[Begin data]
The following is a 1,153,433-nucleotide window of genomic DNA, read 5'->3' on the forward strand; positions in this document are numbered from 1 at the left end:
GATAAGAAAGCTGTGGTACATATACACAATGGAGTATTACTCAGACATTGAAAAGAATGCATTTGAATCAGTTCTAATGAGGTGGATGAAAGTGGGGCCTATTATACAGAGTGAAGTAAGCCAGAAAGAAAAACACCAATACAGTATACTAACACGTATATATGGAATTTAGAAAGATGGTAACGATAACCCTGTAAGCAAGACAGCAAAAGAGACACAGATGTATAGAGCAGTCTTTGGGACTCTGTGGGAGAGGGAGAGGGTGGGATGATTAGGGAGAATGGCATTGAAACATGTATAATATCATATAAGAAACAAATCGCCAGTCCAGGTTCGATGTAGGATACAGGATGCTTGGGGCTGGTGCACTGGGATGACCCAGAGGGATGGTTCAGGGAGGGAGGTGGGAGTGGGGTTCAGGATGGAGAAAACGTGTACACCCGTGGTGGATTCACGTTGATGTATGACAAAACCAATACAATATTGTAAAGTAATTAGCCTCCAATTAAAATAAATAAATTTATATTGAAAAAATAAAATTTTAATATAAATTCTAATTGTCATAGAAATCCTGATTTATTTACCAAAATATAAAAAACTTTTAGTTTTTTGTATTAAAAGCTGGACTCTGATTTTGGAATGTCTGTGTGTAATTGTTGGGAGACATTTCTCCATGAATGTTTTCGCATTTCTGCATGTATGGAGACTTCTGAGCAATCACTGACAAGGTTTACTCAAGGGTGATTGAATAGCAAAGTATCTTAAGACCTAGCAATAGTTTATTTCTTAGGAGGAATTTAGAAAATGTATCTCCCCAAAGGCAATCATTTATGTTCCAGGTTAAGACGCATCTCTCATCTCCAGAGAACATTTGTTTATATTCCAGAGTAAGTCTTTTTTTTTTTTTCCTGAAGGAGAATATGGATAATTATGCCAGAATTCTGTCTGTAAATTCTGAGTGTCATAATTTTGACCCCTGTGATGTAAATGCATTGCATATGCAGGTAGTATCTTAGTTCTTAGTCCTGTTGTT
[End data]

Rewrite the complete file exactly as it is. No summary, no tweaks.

The following is a 1,153,433-nucleotide window of genomic DNA, read 5'->3' on the forward strand; positions in this document are numbered from 1 at the left end:
GATAAGAAAGCTGTGGTACATATACACAATGGAGTATTACTCAGACATTGAAAAGAATGCATTTGAATCAGTTCTAATGAGGTGGATGAAAGTGGGGCCTATTATACAGAGTGAAGTAAGCCAGAAAGAAAAACACCAATACAGTATACTAACACGTATATATGGAATTTAGAAAGATGGTAACGATAACCCTGTAAGCAAGACAGCAAAAGAGACACAGATGTATAGAGCAGTCTTTGGGACTCTGTGGGAGAGGGAGAGGGTGGGATGATTAGGGAGAATGGCATTGAAACATGTATAATATCATATAAGAAACAAATCGCCAGTCCAGGTTCGATGTAGGATACAGGATGCTTGGGGCTGGTGCACTGGGATGACCCAGAGGGATGGTTCAGGGAGGGAGGTGGGAGTGGGGTTCAGGATGGAGAAAACGTGTACACCCGTGGTGGATTCACGTTGATGTATGACAAAACCAATACAATATTGTAAAGTAATTAGCCTCCAATTAAAATAAATAAATTTATATTGAAAAAATAAAATTTTAATATAAATTCTAATTGTCATAGAAATCCTGATTTATTTACCAAAATATAAAAAACTTTTAGTTTTTTGTATTAAAAGCTGGACTCTGATTTTGGAATGTCTGTGTGTAATTGTTGGGAGACATTTCTCCATGAATGTTTTCGCATTTCTGCATGTATGGAGACTTCTGAGCAATCACTGACAAGGTTTACTCAAGGGTGATTGAATAGCAAAGTATCTTAAGACCTAGCAATAGTTTATTTCTTAGGAGGAATTTAGAAAATGTATCTCCCCAAAGGCAATCATTTATGTTCCAGGTTAAGACGCATCTCTCATCTCCAGAGAACATTTGTTTATATTCCAGAGTAAGTCTTTTTTTTTTTTTCCTGAAGGAGAATATGGATAATTATGCCAGAATTCTGTCTGTAAATTCTGAGTGTCATAATTTTGACCCCTGTGATGTAAATGCATTGCATATGCAGGTAGTATCTTAGTTCTTAGTCCTGTTGTT